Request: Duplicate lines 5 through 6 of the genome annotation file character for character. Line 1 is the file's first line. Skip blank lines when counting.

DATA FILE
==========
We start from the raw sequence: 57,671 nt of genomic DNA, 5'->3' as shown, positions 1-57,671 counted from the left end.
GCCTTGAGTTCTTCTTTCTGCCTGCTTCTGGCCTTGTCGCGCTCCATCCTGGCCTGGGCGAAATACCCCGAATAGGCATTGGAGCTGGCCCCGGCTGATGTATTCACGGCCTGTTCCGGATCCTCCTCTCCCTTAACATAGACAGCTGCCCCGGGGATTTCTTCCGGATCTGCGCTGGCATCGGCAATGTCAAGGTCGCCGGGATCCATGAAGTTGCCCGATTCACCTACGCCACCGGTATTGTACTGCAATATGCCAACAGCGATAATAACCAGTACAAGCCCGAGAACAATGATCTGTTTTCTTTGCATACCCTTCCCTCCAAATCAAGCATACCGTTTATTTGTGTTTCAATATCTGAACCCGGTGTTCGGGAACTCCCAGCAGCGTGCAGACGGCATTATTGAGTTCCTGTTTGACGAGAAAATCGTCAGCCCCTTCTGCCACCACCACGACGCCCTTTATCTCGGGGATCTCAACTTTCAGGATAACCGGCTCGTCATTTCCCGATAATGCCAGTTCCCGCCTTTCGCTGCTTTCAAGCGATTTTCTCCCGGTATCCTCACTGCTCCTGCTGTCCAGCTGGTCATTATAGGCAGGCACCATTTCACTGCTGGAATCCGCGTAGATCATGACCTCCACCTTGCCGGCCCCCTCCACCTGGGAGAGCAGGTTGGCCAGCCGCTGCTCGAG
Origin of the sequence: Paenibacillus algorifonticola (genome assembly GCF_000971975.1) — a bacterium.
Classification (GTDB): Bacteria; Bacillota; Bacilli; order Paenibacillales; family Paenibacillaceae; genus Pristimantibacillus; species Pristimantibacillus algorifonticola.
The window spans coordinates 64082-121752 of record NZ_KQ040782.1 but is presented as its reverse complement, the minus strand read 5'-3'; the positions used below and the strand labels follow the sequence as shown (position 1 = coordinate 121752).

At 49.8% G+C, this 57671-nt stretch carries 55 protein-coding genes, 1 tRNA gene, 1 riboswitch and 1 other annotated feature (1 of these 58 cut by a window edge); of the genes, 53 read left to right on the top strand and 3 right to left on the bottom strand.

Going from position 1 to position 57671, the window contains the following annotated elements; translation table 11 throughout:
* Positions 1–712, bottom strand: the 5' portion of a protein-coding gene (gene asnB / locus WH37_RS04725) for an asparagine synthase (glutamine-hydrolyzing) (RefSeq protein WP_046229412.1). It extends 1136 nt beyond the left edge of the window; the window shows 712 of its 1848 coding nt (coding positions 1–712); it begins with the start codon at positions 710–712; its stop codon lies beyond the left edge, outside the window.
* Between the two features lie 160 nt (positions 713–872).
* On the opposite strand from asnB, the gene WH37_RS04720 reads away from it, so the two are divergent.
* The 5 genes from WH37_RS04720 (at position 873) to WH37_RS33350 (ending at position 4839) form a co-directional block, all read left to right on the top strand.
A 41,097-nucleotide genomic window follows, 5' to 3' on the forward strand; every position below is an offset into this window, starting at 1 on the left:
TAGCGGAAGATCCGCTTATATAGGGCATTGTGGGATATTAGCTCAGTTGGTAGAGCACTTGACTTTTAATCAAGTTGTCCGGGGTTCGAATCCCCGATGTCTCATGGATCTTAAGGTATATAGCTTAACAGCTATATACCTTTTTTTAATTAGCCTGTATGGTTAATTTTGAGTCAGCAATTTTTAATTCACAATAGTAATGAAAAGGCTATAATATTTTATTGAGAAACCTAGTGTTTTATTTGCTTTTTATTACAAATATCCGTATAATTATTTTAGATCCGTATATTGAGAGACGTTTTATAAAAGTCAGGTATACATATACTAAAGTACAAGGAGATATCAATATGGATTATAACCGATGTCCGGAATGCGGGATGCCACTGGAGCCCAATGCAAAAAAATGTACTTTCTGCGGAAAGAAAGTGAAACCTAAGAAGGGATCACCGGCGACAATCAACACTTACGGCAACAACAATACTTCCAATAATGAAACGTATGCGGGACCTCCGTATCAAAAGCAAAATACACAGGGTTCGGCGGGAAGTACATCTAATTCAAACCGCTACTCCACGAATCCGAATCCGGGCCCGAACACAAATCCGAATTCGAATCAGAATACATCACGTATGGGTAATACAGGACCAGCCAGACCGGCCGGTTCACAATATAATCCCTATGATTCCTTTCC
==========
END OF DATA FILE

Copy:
The window spans coordinates 64082-121752 of record NZ_KQ040782.1 but is presented as its reverse complement, the minus strand read 5'-3'; the positions used below and the strand labels follow the sequence as shown (position 1 = coordinate 121752).

At 49.8% G+C, this 57671-nt stretch carries 55 protein-coding genes, 1 tRNA gene, 1 riboswitch and 1 other annotated feature (1 of these 58 cut by a window edge); of the genes, 53 read left to right on the top strand and 3 right to left on the bottom strand.